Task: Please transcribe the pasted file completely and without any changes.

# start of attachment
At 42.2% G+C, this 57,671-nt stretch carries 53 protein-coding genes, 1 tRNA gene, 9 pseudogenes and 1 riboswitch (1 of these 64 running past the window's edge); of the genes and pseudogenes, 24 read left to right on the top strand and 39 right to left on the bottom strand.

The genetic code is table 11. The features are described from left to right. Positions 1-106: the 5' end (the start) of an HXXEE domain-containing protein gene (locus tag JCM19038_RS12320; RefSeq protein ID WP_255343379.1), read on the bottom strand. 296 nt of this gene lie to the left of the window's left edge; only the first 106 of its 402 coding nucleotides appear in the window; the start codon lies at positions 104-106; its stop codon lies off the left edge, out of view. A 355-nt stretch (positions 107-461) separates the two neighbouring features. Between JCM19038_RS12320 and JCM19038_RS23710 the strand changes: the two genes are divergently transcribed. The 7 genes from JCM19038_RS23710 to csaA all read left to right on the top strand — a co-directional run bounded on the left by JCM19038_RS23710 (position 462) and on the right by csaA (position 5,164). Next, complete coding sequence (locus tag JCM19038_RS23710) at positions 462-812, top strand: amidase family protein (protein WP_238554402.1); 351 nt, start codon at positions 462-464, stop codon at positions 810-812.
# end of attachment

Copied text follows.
At 42.2% G+C, this 57,671-nt stretch carries 53 protein-coding genes, 1 tRNA gene, 9 pseudogenes and 1 riboswitch (1 of these 64 running past the window's edge); of the genes and pseudogenes, 24 read left to right on the top strand and 39 right to left on the bottom strand.

The genetic code is table 11. The features are described from left to right. Positions 1-106: the 5' end (the start) of an HXXEE domain-containing protein gene (locus tag JCM19038_RS12320; RefSeq protein ID WP_255343379.1), read on the bottom strand. 296 nt of this gene lie to the left of the window's left edge; only the first 106 of its 402 coding nucleotides appear in the window; the start codon lies at positions 104-106; its stop codon lies off the left edge, out of view. A 355-nt stretch (positions 107-461) separates the two neighbouring features. Between JCM19038_RS12320 and JCM19038_RS23710 the strand changes: the two genes are divergently transcribed. The 7 genes from JCM19038_RS23710 to csaA all read left to right on the top strand — a co-directional run bounded on the left by JCM19038_RS23710 (position 462) and on the right by csaA (position 5,164). Next, complete coding sequence (locus tag JCM19038_RS23710) at positions 462-812, top strand: amidase family protein (protein WP_238554402.1); 351 nt, start codon at positions 462-464, stop codon at positions 810-812.